The University of Kansas‘ efforts to raise higher education funds from private donors and research grants continue at a brisk pace, but state support is still critical, according to the school’s leader.
University Chancellor Bernadette Gray-Little told The Topeka Capital-Journal that while outside research grants hit record levels, further gains may be difficult because of federal budget constraints.
“We’re at a record level in terms of our external research funding,” she said. “Because of the (federal) sequestration and reduction in levels of funding for different agencies, most of the indicators that we looked at suggested the level of available funding is going to go down.”
The university has recorded $957 million in private funds toward its goal of raising $1.2 billion by 2016 as part of its “Far Above” campaign. The effort is aimed at investing in student and faculty initiatives, program enhancements and building projects on the main campus in Lawrence and the medical campus in Kansas City, Kan.
“The campaign is going very well,” Gray-Little said. “We’ve had extraordinary alumni, friends and donors who are willing to help the university in so many ways.”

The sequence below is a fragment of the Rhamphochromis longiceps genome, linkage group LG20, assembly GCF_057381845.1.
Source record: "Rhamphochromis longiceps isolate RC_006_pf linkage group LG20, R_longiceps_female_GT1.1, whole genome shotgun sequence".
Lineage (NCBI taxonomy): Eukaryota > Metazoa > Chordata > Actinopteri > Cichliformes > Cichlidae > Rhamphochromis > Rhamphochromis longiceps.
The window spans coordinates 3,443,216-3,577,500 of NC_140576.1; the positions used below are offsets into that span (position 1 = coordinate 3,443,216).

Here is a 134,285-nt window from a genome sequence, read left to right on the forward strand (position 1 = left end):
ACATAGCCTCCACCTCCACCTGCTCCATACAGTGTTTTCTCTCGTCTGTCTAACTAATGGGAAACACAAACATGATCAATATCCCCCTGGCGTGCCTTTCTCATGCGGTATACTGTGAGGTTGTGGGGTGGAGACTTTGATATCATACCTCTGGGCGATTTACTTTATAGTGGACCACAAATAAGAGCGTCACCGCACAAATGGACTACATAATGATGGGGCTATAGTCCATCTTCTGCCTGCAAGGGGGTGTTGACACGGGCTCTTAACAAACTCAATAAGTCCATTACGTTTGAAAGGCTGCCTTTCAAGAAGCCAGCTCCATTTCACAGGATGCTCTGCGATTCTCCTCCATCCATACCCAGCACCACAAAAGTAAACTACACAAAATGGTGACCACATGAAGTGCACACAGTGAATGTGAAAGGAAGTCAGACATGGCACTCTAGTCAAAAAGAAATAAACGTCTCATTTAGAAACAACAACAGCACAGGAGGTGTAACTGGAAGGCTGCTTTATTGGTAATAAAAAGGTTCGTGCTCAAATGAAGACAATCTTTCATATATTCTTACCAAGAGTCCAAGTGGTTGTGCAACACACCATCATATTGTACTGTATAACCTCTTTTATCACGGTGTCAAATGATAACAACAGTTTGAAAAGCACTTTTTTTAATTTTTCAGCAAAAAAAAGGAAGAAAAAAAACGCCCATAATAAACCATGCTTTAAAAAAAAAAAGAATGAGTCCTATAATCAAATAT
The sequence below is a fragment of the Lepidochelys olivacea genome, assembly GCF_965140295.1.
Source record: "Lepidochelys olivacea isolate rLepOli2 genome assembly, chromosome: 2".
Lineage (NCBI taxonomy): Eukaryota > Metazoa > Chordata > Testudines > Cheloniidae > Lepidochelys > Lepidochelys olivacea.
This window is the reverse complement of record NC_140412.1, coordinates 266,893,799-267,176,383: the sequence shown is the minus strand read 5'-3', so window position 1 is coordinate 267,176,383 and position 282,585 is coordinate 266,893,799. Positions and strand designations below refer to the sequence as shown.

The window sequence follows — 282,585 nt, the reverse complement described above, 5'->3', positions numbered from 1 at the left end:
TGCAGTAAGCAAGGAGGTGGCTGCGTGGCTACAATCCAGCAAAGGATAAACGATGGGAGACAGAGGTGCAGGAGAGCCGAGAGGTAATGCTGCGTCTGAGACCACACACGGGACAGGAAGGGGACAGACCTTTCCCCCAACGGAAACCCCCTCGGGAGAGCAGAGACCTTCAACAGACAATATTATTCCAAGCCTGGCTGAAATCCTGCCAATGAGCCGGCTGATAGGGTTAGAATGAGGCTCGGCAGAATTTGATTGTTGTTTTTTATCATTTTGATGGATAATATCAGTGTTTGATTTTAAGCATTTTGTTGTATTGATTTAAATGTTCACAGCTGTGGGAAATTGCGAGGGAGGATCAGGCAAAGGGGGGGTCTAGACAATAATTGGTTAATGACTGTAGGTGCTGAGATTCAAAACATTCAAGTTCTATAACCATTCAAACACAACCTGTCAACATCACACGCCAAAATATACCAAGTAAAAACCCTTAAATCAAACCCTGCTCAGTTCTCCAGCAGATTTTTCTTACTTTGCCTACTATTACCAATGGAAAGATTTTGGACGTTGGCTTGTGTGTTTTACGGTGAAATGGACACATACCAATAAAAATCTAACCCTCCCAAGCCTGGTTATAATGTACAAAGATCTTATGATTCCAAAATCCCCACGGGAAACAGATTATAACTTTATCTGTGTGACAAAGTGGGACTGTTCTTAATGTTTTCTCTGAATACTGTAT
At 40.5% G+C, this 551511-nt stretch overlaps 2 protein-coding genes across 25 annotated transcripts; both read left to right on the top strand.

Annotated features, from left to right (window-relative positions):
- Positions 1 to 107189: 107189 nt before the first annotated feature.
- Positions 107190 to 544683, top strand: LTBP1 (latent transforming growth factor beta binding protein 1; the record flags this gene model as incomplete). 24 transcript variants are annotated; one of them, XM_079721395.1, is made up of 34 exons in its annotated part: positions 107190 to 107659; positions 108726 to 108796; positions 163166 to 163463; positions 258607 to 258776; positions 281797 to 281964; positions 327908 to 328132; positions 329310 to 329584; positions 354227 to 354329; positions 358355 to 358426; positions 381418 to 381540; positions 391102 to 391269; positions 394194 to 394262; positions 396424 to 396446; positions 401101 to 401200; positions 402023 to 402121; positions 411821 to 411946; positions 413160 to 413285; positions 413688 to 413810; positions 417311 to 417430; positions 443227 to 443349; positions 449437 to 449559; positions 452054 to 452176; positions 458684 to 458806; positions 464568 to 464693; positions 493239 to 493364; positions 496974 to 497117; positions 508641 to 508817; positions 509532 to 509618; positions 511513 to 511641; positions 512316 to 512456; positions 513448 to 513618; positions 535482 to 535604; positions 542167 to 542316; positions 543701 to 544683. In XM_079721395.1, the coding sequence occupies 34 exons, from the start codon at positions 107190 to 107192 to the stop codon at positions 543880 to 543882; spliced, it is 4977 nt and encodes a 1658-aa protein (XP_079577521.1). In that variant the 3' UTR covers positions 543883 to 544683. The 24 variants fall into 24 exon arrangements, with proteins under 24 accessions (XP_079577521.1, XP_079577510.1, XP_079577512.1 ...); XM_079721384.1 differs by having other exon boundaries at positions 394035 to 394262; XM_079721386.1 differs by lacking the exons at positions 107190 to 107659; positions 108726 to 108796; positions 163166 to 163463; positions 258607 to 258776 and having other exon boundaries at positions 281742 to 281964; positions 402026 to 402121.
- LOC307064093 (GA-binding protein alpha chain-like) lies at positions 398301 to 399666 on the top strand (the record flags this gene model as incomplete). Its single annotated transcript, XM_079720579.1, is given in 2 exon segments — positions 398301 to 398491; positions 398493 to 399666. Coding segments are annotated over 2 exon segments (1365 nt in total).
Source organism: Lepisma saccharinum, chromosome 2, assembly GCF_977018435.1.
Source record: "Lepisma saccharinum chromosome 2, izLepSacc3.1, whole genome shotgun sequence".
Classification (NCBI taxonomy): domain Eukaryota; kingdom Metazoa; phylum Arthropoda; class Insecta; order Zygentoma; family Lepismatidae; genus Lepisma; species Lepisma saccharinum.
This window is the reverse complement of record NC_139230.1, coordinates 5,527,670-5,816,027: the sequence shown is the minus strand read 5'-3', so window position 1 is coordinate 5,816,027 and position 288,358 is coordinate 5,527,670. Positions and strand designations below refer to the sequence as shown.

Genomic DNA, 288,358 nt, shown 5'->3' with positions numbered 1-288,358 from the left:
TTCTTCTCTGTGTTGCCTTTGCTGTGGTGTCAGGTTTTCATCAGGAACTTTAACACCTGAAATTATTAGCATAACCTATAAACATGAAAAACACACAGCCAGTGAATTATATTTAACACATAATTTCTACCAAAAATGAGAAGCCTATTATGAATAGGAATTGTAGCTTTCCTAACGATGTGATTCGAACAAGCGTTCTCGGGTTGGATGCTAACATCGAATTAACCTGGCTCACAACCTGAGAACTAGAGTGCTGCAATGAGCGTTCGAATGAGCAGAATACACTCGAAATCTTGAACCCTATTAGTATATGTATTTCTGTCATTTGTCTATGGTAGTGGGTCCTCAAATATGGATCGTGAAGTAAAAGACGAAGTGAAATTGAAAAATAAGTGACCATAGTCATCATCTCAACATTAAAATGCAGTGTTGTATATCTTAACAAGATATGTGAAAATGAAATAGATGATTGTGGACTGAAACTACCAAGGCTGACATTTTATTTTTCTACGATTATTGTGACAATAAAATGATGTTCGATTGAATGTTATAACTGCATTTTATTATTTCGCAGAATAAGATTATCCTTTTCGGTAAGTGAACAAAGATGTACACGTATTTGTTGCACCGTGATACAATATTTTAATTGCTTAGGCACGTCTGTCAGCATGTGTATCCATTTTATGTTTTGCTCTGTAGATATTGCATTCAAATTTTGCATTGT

Research funding topped $171 million in 2012, compared with $162 million a year earlier.
Gray-Little, who has been chancellor since 2009, said state support for higher education helps with fundraising efforts by demonstrating a partnership for improving the university.
“The donors are giving funds to enhance programs, not to substitute for the state,” the chancellor said.
State funding for the entire Kansas Board of Regents system of universities, community colleges and technical schools was reduced by more than $30 million over the next two budget years. The chancellor said the cuts limited faculty hiring and increased class sizes at the medical school. She said further cuts could make it a challenge for the medical center to earn comprehensive cancer institute status.
Gray-Little said progress was being made with undergraduate students, including implementing a new core curriculum aimed at improving the retention rate of the freshman class to 90 percent and the six-year graduation rate to 70 percent. In addition, the honors program was expanded to handle 400 freshmen, up from 275.
“It is a class that is really an outstanding class,” the chancellor said. “This is 4,000 students with the highest ACT scores in university history and the highest percent of diversity in university history. It reflects the investment we made in our recruiting the last three years.”